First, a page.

I had planned, we had planned in case of trouble, that we would meet here. It is a root cellar on the old farm. It is built into a bank, and but for the door, invisible. It is its protective facilities that we considered, when deciding on a meeting place.
The first military vehicles arrived about a week ago. They come and go, so we didn’t pay an abnormal amount of attention to their presence. But after a week, and the continued addition of troops, we began to worry that something out of the ordinary was about to happen.
The government here has been, I would say with confidence, unstable. The continuing power grab has escalated of late to encompass amassing local militias into an army. Both camps have engaged in similar recruitments, resulting in what now amounts to, two opposing forces.
We met four days ago to devise a plan in case what appeared to be the inevitable occurring, did occur. By we, I mean my family. I live with my parents, my brother, and a sister. My brother is a police officer and has access to information not available to the general public. He was the one that drew our attention to the buildup of government troops and the increased evidence of opposition forces. My sister is a word merchant. A newspaper columnist devoted to what is left of democracy. She is in hiding. I have attempted to convince my parents to join her.
We are familiar with the repercussions of war. Many refuges have made it to the outskirts of our town in an attempt to escape the escalating bid for power. I have met several of the newcomers and have listened to their descriptions of how the war absorbed their district and spread in a northerly direction. We are located some hundred miles north of the area they escaped from.
They told me of the atrocities being heaped on the people by both sides. The anti-government forces seeking food and shelter, taking what they wanted. The government forces destroying anything, and anyone suspected of aiding the rebel forces. The people who cared little for either philosophy were the recipient of the upheaval to life war causes. Their homes were bombed by both factions, and they were enticed to take a side or be killed, as they were not to be trusted to remain neutral.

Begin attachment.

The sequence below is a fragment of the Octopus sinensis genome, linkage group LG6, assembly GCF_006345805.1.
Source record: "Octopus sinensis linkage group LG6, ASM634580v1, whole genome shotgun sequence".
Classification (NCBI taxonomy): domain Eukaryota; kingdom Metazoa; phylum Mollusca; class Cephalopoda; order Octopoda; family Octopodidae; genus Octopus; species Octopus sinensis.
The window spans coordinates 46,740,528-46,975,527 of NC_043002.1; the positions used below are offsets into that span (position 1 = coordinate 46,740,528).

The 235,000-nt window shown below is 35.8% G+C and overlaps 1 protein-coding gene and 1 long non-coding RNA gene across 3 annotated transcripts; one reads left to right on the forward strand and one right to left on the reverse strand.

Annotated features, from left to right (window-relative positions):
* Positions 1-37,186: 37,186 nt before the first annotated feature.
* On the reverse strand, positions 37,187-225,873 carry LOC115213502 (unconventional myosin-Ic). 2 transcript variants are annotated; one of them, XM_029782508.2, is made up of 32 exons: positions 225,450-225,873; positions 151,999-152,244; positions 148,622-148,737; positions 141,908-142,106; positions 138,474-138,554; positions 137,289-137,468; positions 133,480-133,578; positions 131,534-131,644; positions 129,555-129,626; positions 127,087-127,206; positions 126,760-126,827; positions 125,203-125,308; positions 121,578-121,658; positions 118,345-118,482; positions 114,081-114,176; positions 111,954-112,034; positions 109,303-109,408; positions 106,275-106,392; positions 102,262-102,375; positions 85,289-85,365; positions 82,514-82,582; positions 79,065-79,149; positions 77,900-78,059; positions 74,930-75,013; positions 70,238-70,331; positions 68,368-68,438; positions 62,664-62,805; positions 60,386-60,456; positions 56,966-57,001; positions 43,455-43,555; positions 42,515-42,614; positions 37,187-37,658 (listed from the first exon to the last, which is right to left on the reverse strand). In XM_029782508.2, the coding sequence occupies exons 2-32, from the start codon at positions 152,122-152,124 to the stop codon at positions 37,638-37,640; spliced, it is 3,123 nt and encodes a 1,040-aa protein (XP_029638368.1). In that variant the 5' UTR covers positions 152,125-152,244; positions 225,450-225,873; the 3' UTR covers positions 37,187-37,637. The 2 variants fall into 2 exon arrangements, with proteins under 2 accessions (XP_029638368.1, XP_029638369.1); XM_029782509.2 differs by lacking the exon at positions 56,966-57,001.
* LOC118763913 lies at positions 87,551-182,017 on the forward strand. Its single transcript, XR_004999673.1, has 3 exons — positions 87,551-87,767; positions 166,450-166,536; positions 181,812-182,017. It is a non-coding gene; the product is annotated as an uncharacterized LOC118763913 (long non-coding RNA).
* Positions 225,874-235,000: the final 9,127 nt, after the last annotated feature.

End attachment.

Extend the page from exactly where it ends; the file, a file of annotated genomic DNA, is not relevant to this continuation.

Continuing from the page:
The first explosions came early this morning before first light. The skyline was alive with blooms of iridescent light as the petroleum storage area was bombed. The adjoining electric generating facility was next. The sparks rained down as the city went dark. The lights here went out shortly after the last explosion.
We have prepared our root cellar with oil lamps, food, and bedding. Our furniture consists of sleeping tables which double as beds. We have stuffed some potato sacks with straw and used them for mattresses of sorts. Pillows are flour bags filled with clothing. Our food stash is mainly canned food, some squash and potatoes that keep in a cool dark climate for long periods of time. Carrots we buried in sand buckets. We believed we had prepared adequately and felt secure in the efforts we provided, and the secure remoteness of our bunker.
My parents having left, are to stay with my sister who lives a few hundred miles away, farther north, and as of yet, have been involved in the tug of war over the control of the oil reserves in the area. My brother is to meet me when the war consumes the city.
I came to the cellar after the lights disappeared. The skyline, once a spectacle of disturbed brilliance, now dark and unimaginative as death itself. I had not occupied our shelter for any time previously. I had moved things in but had always left the door open. The air inside is laced with an acrid smell of decay and a dampness that clings to everything it touches. There are people escaping the city and in need of whatever they can find or take. I have fashioned a plank that when placed into the iron brackets on either side of the door provide added security. It also gives the enclosure an accentuated feeling of doom.
Explosions, and the gaps in the doors boards provided the only light available from the exterior. Air comes in through a vent from above, not that the door would do much of anything to keep out the elements, of the exterior environment. Flashes of light find their way to the interior as the bombs explode above and around my compound.
I wait for several hours, expecting my brother to appear. I can see only what is visible from the slits in the doors surface. We had agreed upon a means of identifying ourselves should we find ourselves waiting for the other to appear. As I wait and listen, I begin to feel the situation beginning to affect my interpretation of events.
I begin to imagine all sorts of noises becoming things that I know rationally, aren’t what I imagine them to be. I hear voices on occasion, but they move on, and then quiet. The explosions have lessened as the morning wares on. The train that has become a daily occurrence during normal times, no longer sounds its haunting scream. I thought I might have imagined wrongly the time, and it would certainly arrive, but it has not.
I watch the light grow faint and there is no indication that my brother has left the city and is making his way towards me.
Dark follows the afternoon wind, that carries the sulfuric smell of explosives into my cave. I have neglected to bring anything to occupy myself with. The books I had planned to bring, remain on the desk in my room. There would be time later, there was always an excuse not to believe in the probability of war.